(Adds background on dollar pricing)
CARACAS, Nov 27 (Reuters) - Venezuela on Tuesday called for oil to be priced and billed in currencies other than the weak U.S. dollar, which has eroded producer nations’ purchasing power.
Energy Minister Rafael Ramirez also blamed the United States for record high oil prices, saying its political pressure on some oil-producing countries had helped push crude toward $100 a barrel.
Ramirez said in an interview with state television that OPEC should price its oil in a basket of currencies rather than pricing it in dollars.
Benchmark crude oil is traded in dollars on the world’s top energy exchanges, NYMEX and ICE, and traders say there is no sign that OPEC proposals to change currencies will cause those exchanges to shift.
Ramirez was reinforcing a position Venezuelan President Hugo Chavez promoted this month at an OPEC summit in U.S. ally Saudi Arabia. The influential hosts objected and ensured the proposal gained little traction among the oil cartel’s members.
“The oil price is at $100 a barrel, but what dollar are we talking about? It’s a dollar that makes you laugh,” said Ramirez, who will stake out a hawkish stance on oil prices at an OPEC meeting next month.
“The dollar has devalued and it is distorting the oil market because there is a financial crisis knocking on the U.S. door,” he said.
Traders say they have seen no sign the proposal to change currencies has led to any shift away from the dollar as a benchmark currency for oil.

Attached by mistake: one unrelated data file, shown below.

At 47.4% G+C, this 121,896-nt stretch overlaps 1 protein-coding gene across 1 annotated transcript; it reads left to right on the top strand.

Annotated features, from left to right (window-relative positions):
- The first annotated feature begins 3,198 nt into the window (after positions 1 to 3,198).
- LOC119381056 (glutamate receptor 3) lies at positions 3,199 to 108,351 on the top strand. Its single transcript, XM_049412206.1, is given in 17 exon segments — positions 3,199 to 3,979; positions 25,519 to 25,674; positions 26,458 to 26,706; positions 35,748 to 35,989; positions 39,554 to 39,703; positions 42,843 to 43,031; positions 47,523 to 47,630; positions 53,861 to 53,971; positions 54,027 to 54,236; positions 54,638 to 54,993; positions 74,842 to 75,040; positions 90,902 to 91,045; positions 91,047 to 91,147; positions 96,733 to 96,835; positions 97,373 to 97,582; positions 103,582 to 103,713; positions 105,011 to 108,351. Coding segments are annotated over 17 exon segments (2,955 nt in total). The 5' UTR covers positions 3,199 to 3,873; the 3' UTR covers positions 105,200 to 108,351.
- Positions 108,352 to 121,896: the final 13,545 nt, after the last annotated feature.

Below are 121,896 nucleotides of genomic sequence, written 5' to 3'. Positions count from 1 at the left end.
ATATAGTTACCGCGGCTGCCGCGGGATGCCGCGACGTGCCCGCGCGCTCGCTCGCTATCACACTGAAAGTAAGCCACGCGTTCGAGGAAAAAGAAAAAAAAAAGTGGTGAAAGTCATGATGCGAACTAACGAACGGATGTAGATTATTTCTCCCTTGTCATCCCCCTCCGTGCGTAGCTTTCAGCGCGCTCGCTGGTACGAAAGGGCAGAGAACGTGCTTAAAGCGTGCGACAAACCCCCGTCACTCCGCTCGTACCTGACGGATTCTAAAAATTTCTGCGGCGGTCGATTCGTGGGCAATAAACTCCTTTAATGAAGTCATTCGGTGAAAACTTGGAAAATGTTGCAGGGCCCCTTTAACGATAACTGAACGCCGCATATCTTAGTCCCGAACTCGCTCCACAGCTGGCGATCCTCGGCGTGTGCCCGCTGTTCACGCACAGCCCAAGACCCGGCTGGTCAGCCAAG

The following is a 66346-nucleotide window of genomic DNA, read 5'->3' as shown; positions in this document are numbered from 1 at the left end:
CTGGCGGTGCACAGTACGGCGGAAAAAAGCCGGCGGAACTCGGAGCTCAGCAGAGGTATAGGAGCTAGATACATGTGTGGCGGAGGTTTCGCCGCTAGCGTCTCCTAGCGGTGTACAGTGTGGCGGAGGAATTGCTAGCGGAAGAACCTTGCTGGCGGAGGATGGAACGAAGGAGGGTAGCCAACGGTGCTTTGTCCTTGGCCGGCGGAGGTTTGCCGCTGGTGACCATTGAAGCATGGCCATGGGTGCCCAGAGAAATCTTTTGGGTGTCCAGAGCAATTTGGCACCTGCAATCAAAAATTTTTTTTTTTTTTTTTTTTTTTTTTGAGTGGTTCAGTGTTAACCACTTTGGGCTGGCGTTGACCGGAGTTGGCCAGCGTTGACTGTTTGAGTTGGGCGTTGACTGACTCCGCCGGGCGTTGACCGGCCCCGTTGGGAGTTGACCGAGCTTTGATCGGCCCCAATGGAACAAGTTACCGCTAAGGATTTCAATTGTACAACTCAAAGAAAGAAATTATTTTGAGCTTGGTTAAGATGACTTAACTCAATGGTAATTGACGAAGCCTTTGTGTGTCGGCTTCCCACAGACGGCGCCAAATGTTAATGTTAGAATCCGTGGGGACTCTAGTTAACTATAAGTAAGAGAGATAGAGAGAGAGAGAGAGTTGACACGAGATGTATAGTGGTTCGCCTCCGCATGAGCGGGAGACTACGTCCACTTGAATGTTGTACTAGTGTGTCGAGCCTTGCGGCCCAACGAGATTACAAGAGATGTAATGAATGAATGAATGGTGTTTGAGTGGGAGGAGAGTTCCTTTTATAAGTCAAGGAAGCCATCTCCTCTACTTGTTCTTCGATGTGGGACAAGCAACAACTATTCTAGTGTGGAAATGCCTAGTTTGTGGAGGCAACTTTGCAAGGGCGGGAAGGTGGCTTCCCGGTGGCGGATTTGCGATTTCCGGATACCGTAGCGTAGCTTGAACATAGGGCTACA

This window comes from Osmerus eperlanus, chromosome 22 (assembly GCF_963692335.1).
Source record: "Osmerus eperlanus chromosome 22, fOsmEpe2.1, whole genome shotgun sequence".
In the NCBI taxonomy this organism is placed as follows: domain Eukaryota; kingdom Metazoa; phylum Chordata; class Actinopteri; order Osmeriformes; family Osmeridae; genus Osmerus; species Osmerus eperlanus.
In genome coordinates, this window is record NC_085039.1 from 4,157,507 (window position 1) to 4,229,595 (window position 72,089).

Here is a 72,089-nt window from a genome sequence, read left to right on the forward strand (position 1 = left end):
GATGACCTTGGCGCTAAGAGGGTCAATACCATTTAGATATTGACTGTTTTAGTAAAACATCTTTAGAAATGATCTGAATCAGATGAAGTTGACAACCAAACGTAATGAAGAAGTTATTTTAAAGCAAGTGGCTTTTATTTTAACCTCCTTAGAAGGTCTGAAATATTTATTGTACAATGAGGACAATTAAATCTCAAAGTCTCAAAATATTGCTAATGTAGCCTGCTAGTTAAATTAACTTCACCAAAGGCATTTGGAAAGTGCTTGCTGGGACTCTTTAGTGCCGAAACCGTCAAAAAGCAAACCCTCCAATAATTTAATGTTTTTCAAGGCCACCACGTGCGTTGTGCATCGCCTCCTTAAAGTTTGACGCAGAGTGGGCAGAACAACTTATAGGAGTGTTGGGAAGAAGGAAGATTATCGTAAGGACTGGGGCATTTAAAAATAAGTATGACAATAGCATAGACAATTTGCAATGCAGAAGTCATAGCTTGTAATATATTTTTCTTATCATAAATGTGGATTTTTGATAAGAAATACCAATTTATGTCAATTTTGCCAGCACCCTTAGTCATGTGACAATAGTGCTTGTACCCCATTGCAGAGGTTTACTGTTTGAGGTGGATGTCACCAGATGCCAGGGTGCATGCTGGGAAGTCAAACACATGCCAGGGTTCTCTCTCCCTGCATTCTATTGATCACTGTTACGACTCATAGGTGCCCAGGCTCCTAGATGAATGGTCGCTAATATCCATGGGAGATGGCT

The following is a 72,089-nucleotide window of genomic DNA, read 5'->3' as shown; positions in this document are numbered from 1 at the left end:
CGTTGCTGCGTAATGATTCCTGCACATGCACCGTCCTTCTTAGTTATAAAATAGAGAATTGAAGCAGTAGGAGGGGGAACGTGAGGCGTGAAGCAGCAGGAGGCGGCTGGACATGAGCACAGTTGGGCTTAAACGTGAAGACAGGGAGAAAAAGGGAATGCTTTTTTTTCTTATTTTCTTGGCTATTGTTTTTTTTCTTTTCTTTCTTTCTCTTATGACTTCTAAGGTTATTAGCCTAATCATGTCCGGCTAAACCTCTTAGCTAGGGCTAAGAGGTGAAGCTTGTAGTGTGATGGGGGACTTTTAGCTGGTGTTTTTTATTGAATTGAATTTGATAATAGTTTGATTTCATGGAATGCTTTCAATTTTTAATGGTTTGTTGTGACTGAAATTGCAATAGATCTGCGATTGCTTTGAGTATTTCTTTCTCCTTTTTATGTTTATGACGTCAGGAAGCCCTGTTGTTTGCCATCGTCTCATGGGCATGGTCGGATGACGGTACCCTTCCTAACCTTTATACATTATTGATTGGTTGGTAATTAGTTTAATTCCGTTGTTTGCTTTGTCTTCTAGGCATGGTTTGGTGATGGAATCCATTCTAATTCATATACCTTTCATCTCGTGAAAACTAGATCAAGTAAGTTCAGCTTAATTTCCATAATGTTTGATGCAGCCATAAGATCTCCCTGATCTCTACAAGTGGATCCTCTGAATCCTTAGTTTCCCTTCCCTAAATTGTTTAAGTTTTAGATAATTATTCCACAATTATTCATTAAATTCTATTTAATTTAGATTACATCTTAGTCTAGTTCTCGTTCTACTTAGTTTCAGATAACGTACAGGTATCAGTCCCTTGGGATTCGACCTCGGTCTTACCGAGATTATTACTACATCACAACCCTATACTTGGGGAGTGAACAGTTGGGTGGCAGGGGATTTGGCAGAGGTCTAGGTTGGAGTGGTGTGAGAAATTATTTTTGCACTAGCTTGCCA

Major currencies have made gains against the dollar this year and some economists worry a housing credit crisis could tip the United States into recession, although many others say its economy is robust enough to weather the problems.
Worries over tight supply for the Northern Hemisphere’s winter over the next few months have pushed prices up. But traders also say there is a premium factored in on world markets over a U.S. campaign to curb Iran’s nuclear program.
To a much smaller extent, Venezuela’s fraying ties with its biggest customer, the United States, also reinforces worries in the market.
“The Bush administration has put so much (political) pressure on producers of oil and gas. What’s the outcome of this pressure? High prices,” Ramirez said.
The United States says producer nations, such as OPEC members, should increase output to ease price pressures. (Reporting by Brian Ellsworth; Writing by Saul Hudson; editing by Jim Marshall)
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